Marco Rubio and Ted Cruz have found their way into a sticky position. Each one has the same goal and the same major obstacles. Both men want to be their party’s nominee. Neither one is particularly fond of the other’s politics. And neither of them would be happy with Trump clinching the GOP nomination.
Each one truly sees themselves as a true Republican and wants to steer it in their preferred direction.
For Rubio, that direction is more of a ‘steady-as-she-goes’ course, in line with the ideals of the party leadership, which are consistent with of the party’s past – one might even say, this is a conservative view.
A summary of Rubio’s positions from the PBS Newshour website:
The budget: Balance it. Prioritize defense.
Climate change: It is real. It is not caused by man.
Obamacare: Repeal it. Replace it with tax credits and fewer regulations.
The Internet: Oppose net neutrality.
Immigration: Secure the border, then work towards a legal status and possible path to citizenship. More vetting for refugees.
Social issues: The Supreme Court decision on gay marriage is the law of the land. Ban abortion after 20 weeks. Marriage is between a man and a woman.
Taxes: Cut corporate taxes to 25 percent. Reform the tax code. Cap economic regulations.
Cuba: Block the Obama administration’s “normalization”
Iran: Toughen sanctions. Scrap proposed nuclear deal.
Islamic State: Aid local forces in Syria and Iraq.
Cruz points in the direction that the party has been tacking toward for some time, an evangelical christian direction with extreme limits on government.
A summary of Cruz’s positions from the PBS Newshour website:
The Budget and debt: Mandate a balanced budget.
Corporations: End corporate income tax. End some programs like the Export-Import bank and federal subsidies for renewable fuels.
Common Core: End it.
Immigration: Block any current effort that lets undocumented immigrants legally remain in the U.S.
The Internet: Do not tax access to the Internet and block “net neutrality.”
Obamacare: Repeal it.
Social Issues: Only the four states specifically named in the Supreme Court decision on gay marriage must abide by the ruling. In general, states should be allowed to define “marriage.” There should be strict limits on abortion.
Taxes and the IRS: Move toward a flat tax and abolish the IRS.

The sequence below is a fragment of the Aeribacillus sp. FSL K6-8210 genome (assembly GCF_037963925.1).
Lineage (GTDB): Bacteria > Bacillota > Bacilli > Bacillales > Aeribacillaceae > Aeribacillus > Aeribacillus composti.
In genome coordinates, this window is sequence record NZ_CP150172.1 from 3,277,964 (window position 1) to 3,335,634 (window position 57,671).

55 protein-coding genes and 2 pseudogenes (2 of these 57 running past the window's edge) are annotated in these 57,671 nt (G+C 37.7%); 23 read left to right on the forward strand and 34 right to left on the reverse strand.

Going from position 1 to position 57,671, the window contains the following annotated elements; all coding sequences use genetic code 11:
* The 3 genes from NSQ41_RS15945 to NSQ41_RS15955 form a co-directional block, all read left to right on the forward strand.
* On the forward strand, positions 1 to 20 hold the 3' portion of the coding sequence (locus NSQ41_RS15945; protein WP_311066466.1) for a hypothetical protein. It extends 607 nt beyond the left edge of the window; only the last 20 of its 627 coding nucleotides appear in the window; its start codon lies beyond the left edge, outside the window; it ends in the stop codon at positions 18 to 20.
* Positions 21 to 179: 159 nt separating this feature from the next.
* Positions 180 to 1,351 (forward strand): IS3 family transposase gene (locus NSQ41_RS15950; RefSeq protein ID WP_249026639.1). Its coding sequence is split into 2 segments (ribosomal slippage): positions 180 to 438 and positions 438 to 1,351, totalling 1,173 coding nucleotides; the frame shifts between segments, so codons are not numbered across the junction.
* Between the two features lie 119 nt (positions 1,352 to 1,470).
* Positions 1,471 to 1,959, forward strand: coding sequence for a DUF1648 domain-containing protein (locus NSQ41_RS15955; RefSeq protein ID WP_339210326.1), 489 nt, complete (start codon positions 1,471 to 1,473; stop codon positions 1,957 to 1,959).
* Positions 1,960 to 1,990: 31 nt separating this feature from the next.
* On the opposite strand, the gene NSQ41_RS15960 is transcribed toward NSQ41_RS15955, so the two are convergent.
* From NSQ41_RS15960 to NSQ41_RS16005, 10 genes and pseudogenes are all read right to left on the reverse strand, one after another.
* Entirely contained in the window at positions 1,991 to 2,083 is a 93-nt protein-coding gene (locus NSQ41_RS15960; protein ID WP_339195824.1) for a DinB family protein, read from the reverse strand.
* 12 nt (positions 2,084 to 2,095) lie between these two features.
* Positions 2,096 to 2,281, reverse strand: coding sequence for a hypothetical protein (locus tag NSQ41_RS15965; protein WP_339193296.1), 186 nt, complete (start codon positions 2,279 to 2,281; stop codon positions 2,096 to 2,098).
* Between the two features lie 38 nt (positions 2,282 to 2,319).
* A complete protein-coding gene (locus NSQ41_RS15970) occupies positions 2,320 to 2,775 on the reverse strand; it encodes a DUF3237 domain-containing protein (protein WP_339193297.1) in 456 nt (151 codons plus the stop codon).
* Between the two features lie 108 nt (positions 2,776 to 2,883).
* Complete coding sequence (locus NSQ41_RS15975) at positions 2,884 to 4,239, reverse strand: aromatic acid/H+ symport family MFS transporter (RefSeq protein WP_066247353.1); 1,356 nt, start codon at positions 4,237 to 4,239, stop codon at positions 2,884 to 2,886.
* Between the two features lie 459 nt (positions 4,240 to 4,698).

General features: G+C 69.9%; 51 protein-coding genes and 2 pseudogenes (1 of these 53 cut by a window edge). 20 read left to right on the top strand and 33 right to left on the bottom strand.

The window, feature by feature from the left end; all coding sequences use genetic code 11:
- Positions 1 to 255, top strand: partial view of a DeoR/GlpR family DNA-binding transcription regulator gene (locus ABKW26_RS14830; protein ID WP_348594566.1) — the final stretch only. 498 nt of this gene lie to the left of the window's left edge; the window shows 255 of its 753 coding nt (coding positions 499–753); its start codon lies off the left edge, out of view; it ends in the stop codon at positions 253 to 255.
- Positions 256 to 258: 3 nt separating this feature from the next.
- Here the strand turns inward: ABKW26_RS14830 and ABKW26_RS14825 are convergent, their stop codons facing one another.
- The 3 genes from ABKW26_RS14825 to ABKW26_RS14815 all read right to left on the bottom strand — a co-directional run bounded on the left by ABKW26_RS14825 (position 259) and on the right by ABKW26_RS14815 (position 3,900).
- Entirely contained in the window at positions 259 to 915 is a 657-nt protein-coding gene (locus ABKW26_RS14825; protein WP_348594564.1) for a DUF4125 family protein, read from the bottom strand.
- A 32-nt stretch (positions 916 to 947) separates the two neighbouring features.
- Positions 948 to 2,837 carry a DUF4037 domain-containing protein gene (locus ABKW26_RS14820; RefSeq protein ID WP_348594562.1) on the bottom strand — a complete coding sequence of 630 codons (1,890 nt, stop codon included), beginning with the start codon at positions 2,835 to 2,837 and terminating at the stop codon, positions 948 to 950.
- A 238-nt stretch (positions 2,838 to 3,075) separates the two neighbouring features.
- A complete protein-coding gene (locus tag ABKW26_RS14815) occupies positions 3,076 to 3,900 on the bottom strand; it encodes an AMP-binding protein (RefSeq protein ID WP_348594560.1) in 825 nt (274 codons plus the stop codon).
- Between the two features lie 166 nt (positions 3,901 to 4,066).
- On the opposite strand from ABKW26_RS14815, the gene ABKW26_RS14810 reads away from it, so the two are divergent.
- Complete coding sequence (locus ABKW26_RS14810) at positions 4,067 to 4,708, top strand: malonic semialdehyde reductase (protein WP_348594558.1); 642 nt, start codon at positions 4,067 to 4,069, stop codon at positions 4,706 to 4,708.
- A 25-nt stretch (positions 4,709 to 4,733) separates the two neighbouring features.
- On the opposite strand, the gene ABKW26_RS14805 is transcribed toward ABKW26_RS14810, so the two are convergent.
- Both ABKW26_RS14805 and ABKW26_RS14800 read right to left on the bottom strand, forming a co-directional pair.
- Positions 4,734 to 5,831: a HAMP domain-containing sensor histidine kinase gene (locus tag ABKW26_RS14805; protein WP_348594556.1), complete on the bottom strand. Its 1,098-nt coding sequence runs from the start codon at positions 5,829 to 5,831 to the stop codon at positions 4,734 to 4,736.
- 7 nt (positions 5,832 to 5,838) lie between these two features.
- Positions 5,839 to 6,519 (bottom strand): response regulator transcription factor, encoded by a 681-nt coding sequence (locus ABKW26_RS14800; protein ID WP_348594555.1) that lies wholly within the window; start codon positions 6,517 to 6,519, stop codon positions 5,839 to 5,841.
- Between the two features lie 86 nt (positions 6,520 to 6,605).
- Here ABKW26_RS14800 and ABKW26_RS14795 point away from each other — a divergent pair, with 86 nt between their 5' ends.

Iran: Increase and toughen sanctions. End current nuclear talks until Congress approves the outlines of a deal.
Islamic State: Don’t send U.S. ground troops, yet. But use overpowering force otherwise, including “carpet-bombing.”
However, what stares both men in the face is the elephant in the room, Donald Trump. Oddly though, this elephant is only questionably an elephant (i.e. a Republican). What he really is is hard to say. His views don’t exactly put him in the Democratic camp. Because he essentially grew up and lives in a world that is completely unfamiliar to the vast majority of of Americans, his issues really are his own. He simply doesn’t want government to get in the way of his businesses, but recognizes the value of social services.
More importantly that beliefs are the numbers. There’s a lot of unknown there too, but regardless of the details, it is certain that either Rubio or Cruz would be doing better in the polls without the other. Which sets up an interesting take on the prisoner’s dilemma. One in which the decision to be made is, “stay in the race, or drop out?”
Well, you don’t get to be president by dropping out. But, the way things stand now, neither of them is going to get that chance at being president is they both stay in.
So, it’s a prisoner’s dilemma without the possibility of co-operating so both men get what they want.
Their version of the dilemma looks more like this:
Presumably Super Tuesday will be the day that someone drops out, unfortunately, by waiting for those results, the window of opportunity may already be closed. So, by staying in, they may be ensuring that they both drop out.
To be honest, though, even if Cruz and Rubio can make some sort of deal for the good of their party, Trump would probably come back as a third party candidate anyway. After all, it’s not really his party anyway.
In the interest of at least some disclosure, my major interest here is just to see the political system work better than it is presently, and even though I’m not a Republican and have never voted for one, I don’t think undermining their party in a possibly existential way is very helpful to the country. And I do agree with Jeb Bush, Trump is the chaos candidate.